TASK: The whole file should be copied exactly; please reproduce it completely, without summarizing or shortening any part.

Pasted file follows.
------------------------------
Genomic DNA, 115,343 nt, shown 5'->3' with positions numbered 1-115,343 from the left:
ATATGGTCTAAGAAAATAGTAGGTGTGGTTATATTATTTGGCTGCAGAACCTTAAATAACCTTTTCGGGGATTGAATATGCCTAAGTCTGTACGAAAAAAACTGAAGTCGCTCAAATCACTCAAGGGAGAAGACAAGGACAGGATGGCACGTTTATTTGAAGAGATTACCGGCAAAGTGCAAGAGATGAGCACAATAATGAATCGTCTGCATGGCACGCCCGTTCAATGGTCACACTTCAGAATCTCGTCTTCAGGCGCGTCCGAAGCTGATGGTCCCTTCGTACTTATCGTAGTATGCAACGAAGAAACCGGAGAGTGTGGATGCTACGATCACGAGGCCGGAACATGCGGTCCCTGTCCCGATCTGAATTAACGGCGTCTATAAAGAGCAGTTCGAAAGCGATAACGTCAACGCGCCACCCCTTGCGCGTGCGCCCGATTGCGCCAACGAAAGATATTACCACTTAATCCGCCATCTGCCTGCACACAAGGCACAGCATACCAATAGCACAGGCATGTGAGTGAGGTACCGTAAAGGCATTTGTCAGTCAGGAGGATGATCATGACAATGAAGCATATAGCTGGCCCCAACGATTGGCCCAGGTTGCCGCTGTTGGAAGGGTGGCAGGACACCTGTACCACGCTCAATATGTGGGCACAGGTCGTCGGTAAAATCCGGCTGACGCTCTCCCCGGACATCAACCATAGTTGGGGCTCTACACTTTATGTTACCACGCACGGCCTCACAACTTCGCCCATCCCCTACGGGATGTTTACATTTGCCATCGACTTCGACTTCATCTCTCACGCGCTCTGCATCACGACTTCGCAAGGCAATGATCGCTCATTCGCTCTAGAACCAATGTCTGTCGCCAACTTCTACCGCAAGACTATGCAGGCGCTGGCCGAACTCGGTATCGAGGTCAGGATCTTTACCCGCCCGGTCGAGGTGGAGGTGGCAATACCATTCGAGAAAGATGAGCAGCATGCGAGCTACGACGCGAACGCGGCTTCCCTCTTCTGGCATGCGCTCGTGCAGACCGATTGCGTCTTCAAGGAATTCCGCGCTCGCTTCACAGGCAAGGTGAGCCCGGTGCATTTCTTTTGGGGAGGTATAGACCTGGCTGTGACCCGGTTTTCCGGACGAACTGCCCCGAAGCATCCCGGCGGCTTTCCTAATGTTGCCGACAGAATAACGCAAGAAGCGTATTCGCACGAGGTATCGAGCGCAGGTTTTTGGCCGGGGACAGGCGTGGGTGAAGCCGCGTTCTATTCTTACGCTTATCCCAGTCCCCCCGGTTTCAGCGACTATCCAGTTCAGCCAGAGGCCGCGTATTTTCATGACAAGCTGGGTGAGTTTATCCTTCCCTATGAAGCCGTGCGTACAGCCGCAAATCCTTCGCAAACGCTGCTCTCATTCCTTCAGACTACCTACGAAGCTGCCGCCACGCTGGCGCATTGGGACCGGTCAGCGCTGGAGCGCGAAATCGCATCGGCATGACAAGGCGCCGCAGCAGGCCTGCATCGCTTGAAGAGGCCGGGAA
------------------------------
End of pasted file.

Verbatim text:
Genomic DNA, 115,343 nt, shown 5'->3' with positions numbered 1-115,343 from the left:
ATATGGTCTAAGAAAATAGTAGGTGTGGTTATATTATTTGGCTGCAGAACCTTAAATAACCTTTTCGGGGATTGAATATGCCTAAGTCTGTACGAAAAAAACTGAAGTCGCTCAAATCACTCAAGGGAGAAGACAAGGACAGGATGGCACGTTTATTTGAAGAGATTACCGGCAAAGTGCAAGAGATGAGCACAATAATGAATCGTCTGCATGGCACGCCCGTTCAATGGTCACACTTCAGAATCTCGTCTTCAGGCGCGTCCGAAGCTGATGGTCCCTTCGTACTTATCGTAGTATGCAACGAAGAAACCGGAGAGTGTGGATGCTACGATCACGAGGCCGGAACATGCGGTCCCTGTCCCGATCTGAATTAACGGCGTCTATAAAGAGCAGTTCGAAAGCGATAACGTCAACGCGCCACCCCTTGCGCGTGCGCCCGATTGCGCCAACGAAAGATATTACCACTTAATCCGCCATCTGCCTGCACACAAGGCACAGCATACCAATAGCACAGGCATGTGAGTGAGGTACCGTAAAGGCATTTGTCAGTCAGGAGGATGATCATGACAATGAAGCATATAGCTGGCCCCAACGATTGGCCCAGGTTGCCGCTGTTGGAAGGGTGGCAGGACACCTGTACCACGCTCAATATGTGGGCACAGGTCGTCGGTAAAATCCGGCTGACGCTCTCCCCGGACATCAACCATAGTTGGGGCTCTACACTTTATGTTACCACGCACGGCCTCACAACTTCGCCCATCCCCTACGGGATGTTTACATTTGCCATCGACTTCGACTTCATCTCTCACGCGCTCTGCATCACGACTTCGCAAGGCAATGATCGCTCATTCGCTCTAGAACCAATGTCTGTCGCCAACTTCTACCGCAAGACTATGCAGGCGCTGGCCGAACTCGGTATCGAGGTCAGGATCTTTACCCGCCCGGTCGAGGTGGAGGTGGCAATACCATTCGAGAAAGATGAGCAGCATGCGAGCTACGACGCGAACGCGGCTTCCCTCTTCTGGCATGCGCTCGTGCAGACCGATTGCGTCTTCAAGGAATTCCGCGCTCGCTTCACAGGCAAGGTGAGCCCGGTGCATTTCTTTTGGGGAGGTATAGACCTGGCTGTGACCCGGTTTTCCGGACGAACTGCCCCGAAGCATCCCGGCGGCTTTCCTAATGTTGCCGACAGAATAACGCAAGAAGCGTATTCGCACGAGGTATCGAGCGCAGGTTTTTGGCCGGGGACAGGCGTGGGTGAAGCCGCGTTCTATTCTTACGCTTATCCCAGTCCCCCCGGTTTCAGCGACTATCCAGTTCAGCCAGAGGCCGCGTATTTTCATGACAAGCTGGGTGAGTTTATCCTTCCCTATGAAGCCGTGCGTACAGCCGCAAATCCTTCGCAAACGCTGCTCTCATTCCTTCAGACTACCTACGAAGCTGCCGCCACGCTGGCGCATTGGGACCGGTCAGCGCTGGAGCGCGAAATCGCATCGGCATGACAAGGCGCCGCAGCAGGCCTGCATCGCTTGAAGAGGCCGGGAA